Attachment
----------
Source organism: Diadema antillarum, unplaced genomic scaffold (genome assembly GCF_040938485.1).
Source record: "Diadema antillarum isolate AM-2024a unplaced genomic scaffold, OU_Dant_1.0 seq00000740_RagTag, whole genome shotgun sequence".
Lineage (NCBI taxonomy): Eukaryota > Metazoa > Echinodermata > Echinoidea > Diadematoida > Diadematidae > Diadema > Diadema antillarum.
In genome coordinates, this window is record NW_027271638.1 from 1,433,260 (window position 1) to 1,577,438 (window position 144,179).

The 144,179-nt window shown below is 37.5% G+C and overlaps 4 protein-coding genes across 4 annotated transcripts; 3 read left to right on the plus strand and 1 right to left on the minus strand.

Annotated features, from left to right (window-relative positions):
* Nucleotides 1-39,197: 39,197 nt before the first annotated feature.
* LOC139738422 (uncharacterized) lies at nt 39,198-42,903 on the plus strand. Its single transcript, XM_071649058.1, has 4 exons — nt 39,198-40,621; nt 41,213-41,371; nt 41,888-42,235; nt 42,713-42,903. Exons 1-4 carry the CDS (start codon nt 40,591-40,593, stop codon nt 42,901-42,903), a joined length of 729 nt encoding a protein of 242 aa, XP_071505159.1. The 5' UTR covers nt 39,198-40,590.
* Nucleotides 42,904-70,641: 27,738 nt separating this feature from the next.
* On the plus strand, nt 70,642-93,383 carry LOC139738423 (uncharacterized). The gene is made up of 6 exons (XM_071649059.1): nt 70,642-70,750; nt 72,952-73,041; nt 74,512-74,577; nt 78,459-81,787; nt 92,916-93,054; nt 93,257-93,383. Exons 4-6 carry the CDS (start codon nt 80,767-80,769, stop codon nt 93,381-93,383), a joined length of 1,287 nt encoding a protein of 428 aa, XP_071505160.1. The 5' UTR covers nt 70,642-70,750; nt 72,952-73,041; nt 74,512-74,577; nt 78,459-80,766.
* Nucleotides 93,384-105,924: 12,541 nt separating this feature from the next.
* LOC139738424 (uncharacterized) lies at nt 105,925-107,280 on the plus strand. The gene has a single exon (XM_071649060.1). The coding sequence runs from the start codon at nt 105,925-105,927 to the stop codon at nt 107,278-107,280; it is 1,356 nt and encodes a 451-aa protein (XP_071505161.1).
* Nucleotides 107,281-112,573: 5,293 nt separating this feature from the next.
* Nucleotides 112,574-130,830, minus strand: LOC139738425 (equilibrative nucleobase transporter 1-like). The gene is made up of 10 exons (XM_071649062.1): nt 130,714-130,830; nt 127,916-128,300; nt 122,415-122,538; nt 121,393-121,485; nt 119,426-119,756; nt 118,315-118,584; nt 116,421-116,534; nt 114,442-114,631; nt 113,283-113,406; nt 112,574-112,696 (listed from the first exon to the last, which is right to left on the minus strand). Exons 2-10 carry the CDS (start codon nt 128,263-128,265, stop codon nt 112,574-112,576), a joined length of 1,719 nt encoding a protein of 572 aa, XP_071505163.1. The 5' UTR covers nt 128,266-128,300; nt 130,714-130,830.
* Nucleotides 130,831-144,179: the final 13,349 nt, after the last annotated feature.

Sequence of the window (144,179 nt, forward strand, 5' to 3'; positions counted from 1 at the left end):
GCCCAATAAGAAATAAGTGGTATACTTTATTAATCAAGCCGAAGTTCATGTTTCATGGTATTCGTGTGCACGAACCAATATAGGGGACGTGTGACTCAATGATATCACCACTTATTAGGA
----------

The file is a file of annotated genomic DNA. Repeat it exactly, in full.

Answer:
Source organism: Diadema antillarum, unplaced genomic scaffold (genome assembly GCF_040938485.1).
Source record: "Diadema antillarum isolate AM-2024a unplaced genomic scaffold, OU_Dant_1.0 seq00000740_RagTag, whole genome shotgun sequence".
Lineage (NCBI taxonomy): Eukaryota > Metazoa > Echinodermata > Echinoidea > Diadematoida > Diadematidae > Diadema > Diadema antillarum.
In genome coordinates, this window is record NW_027271638.1 from 1,433,260 (window position 1) to 1,577,438 (window position 144,179).

The 144,179-nt window shown below is 37.5% G+C and overlaps 4 protein-coding genes across 4 annotated transcripts; 3 read left to right on the plus strand and 1 right to left on the minus strand.

Annotated features, from left to right (window-relative positions):
* Nucleotides 1-39,197: 39,197 nt before the first annotated feature.
* LOC139738422 (uncharacterized) lies at nt 39,198-42,903 on the plus strand. Its single transcript, XM_071649058.1, has 4 exons — nt 39,198-40,621; nt 41,213-41,371; nt 41,888-42,235; nt 42,713-42,903. Exons 1-4 carry the CDS (start codon nt 40,591-40,593, stop codon nt 42,901-42,903), a joined length of 729 nt encoding a protein of 242 aa, XP_071505159.1. The 5' UTR covers nt 39,198-40,590.
* Nucleotides 42,904-70,641: 27,738 nt separating this feature from the next.
* On the plus strand, nt 70,642-93,383 carry LOC139738423 (uncharacterized). The gene is made up of 6 exons (XM_071649059.1): nt 70,642-70,750; nt 72,952-73,041; nt 74,512-74,577; nt 78,459-81,787; nt 92,916-93,054; nt 93,257-93,383. Exons 4-6 carry the CDS (start codon nt 80,767-80,769, stop codon nt 93,381-93,383), a joined length of 1,287 nt encoding a protein of 428 aa, XP_071505160.1. The 5' UTR covers nt 70,642-70,750; nt 72,952-73,041; nt 74,512-74,577; nt 78,459-80,766.
* Nucleotides 93,384-105,924: 12,541 nt separating this feature from the next.
* LOC139738424 (uncharacterized) lies at nt 105,925-107,280 on the plus strand. The gene has a single exon (XM_071649060.1). The coding sequence runs from the start codon at nt 105,925-105,927 to the stop codon at nt 107,278-107,280; it is 1,356 nt and encodes a 451-aa protein (XP_071505161.1).
* Nucleotides 107,281-112,573: 5,293 nt separating this feature from the next.
* Nucleotides 112,574-130,830, minus strand: LOC139738425 (equilibrative nucleobase transporter 1-like). The gene is made up of 10 exons (XM_071649062.1): nt 130,714-130,830; nt 127,916-128,300; nt 122,415-122,538; nt 121,393-121,485; nt 119,426-119,756; nt 118,315-118,584; nt 116,421-116,534; nt 114,442-114,631; nt 113,283-113,406; nt 112,574-112,696 (listed from the first exon to the last, which is right to left on the minus strand). Exons 2-10 carry the CDS (start codon nt 128,263-128,265, stop codon nt 112,574-112,576), a joined length of 1,719 nt encoding a protein of 572 aa, XP_071505163.1. The 5' UTR covers nt 128,266-128,300; nt 130,714-130,830.
* Nucleotides 130,831-144,179: the final 13,349 nt, after the last annotated feature.

Sequence of the window (144,179 nt, forward strand, 5' to 3'; positions counted from 1 at the left end):
GCCCAATAAGAAATAAGTGGTATACTTTATTAATCAAGCCGAAGTTCATGTTTCATGGTATTCGTGTGCACGAACCAATATAGGGGACGTGTGACTCAATGATATCACCACTTATTAGGA